In what seemed a cruel irony at the time, Wilson struggled against demonic despair even as he labored to bring forth daily smiles with the epigrammatic Ziggy, the cheeriest character in the comics world. Then a wonder emerged. Wilson found himself increasingly identifying with Ziggy. The daily work of renewing Ziggy's optimism helped Wilson do so for himself.

Wilson tells his inspirational story in a newly released autobiography, Zig-zagging, A Memoir: Loving Madly, Losing Badly—How Ziggy Saved My Life. Much of the book derives from journals Wilson kept along the way, a practice he found therapeutic. Some were recorded on audiotape during his regular travels up Interstate 71 between his home in Loveland and his business in Cleveland, a cartoon-character licensing and branding company called Character Matters.

"The book is raw and unedited," Wilson says. "All of the passion is there from journaling, putting things down raw. I'm not acting like I'm an expert, like I'm smart, like I have a Ph.D. At times I thought 'If it's unedited, people are going to say you're nuts.' But I wasn't myself then, it was depression."

Wilson said his father is "doing well," now in his early 70s and living in Montgomery. Wilson's son Miles is a marketing student at the University of Cincinnati; younger son Sam is a student at Cincinnati Country Day School. Ziggy, of course, continues to prosper, appearing daily in more than 600 newspapers and still a fixture on coffee mugs, calendars and refrigerator magnets.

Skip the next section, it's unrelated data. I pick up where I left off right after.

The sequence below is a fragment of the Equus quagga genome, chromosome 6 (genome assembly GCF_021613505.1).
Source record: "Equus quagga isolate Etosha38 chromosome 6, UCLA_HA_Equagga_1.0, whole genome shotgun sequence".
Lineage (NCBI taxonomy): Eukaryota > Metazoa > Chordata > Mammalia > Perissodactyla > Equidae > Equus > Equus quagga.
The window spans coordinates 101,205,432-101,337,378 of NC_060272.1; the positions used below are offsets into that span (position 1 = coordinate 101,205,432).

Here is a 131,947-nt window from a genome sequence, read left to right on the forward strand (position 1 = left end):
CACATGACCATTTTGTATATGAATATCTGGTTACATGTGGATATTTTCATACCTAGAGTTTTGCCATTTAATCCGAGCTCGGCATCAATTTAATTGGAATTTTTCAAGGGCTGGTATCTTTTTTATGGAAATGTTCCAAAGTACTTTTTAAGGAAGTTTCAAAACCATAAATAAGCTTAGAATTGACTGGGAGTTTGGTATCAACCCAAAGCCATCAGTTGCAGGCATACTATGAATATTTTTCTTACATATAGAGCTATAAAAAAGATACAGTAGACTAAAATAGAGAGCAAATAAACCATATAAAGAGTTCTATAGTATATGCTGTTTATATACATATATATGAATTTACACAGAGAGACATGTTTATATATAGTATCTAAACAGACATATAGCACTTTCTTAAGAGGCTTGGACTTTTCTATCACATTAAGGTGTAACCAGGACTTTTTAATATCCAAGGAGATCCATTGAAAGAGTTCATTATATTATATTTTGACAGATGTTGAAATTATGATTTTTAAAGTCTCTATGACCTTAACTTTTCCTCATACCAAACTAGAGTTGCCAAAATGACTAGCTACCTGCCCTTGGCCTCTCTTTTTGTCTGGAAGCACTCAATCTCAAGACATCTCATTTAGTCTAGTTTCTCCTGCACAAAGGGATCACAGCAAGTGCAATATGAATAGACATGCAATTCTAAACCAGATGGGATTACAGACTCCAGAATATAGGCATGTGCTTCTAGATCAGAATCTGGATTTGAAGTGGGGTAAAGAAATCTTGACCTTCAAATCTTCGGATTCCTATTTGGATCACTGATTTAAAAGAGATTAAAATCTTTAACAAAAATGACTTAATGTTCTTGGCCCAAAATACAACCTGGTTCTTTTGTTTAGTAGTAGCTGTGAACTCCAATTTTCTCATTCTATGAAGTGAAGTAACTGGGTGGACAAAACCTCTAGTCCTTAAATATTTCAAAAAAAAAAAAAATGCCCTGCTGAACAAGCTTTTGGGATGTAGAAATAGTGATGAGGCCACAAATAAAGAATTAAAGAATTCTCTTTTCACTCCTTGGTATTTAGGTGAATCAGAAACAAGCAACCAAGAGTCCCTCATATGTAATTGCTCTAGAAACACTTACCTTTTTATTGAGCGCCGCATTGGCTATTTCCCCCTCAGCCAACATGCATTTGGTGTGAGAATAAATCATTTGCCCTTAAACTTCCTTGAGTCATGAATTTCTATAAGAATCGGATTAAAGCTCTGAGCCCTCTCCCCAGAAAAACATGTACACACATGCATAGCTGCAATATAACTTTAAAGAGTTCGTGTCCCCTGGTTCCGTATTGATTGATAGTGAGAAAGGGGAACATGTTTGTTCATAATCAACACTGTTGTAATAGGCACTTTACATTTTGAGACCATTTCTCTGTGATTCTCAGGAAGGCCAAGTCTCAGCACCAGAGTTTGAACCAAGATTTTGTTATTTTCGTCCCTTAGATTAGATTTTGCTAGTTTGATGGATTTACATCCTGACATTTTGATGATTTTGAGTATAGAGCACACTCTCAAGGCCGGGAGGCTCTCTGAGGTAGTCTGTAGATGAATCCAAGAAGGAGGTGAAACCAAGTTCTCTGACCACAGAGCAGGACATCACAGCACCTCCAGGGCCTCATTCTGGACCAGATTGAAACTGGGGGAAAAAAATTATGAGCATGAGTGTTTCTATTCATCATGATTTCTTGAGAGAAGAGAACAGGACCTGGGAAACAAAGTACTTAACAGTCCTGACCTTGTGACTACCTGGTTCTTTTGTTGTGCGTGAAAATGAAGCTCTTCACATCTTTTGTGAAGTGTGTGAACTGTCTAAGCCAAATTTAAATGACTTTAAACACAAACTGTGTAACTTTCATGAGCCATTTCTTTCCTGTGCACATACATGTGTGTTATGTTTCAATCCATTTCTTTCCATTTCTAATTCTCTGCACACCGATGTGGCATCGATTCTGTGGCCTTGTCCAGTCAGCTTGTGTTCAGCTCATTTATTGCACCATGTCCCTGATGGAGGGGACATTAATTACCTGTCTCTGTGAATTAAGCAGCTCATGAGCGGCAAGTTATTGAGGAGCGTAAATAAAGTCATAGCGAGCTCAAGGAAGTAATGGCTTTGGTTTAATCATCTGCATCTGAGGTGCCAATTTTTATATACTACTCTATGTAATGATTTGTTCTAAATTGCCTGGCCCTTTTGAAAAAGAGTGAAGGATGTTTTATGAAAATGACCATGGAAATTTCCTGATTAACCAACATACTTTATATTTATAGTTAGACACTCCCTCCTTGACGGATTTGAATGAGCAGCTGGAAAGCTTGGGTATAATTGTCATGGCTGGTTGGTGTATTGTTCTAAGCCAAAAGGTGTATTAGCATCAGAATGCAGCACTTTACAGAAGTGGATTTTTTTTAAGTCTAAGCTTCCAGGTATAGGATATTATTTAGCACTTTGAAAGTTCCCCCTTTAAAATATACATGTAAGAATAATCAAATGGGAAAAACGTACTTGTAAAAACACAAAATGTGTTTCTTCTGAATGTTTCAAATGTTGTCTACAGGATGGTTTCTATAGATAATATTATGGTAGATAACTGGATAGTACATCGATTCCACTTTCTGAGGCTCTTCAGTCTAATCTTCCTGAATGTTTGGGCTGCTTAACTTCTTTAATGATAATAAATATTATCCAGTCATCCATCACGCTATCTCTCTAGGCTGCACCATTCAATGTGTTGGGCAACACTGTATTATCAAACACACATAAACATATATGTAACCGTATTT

"I'll keep on drawing Ziggy as long as I can and as long people want to see him," Wilson says. "What I came to realize with Ziggy was that I became the character in the panel in a way. It got me in touch with my inner child and I realized my inner child's name is Ziggy."


Give to the Checkered Demon. As frequenters of this intersection on the Information Superhighway know, S. Clay Wilson, creator of some of the most unsavory comics characters ever to be beloved by fans, has been in the hospital for months lately, trying to recover from having fallen on his head while staggering home drunk one night last November. His medical bills are too much for him to pay single-handedly even with his medical insurance, and some of his friends, led by cartoonist David Chelsea, have determined to raise funds to help dig Wilson and his family out of the resultant penury. Says Chelsea: “S. Clay Wilson is a major figure in American comics, a founder of the underground comix movement. Wilson is known for aggressively violent and sexually explicit panoramas of lowlife, often depicting the wild escapades of pirates and bikers. He was an early contributor to Zap Comix, and Wilson's artistic audacity has been cited by R. Crumb as a liberating source of inspiration for Crumb's own work, and I can say as much for myself. I’d like to give a little back to the bad boy of comics, so I am turning my next 24-hour comic into a benefit for Wilson. For those of you who may not have heard of it, the premise of the 24-Hour Comic Challenge is that an artist attempts to complete 24 pages of comics within 24 hours. I am soliciting pledges from friends and comics fans for each page I complete, the money to go towards Wilson’s medical expenses. Contributions are at levels named for S. Clay Wilson characters: Checkered Demon- $25 a page and over; Star-eyed Stella- $10 - $24.99 a page; Ruby the Dyke- $5- $9.99 a page; Captain Pissgums - Under $5 a page.”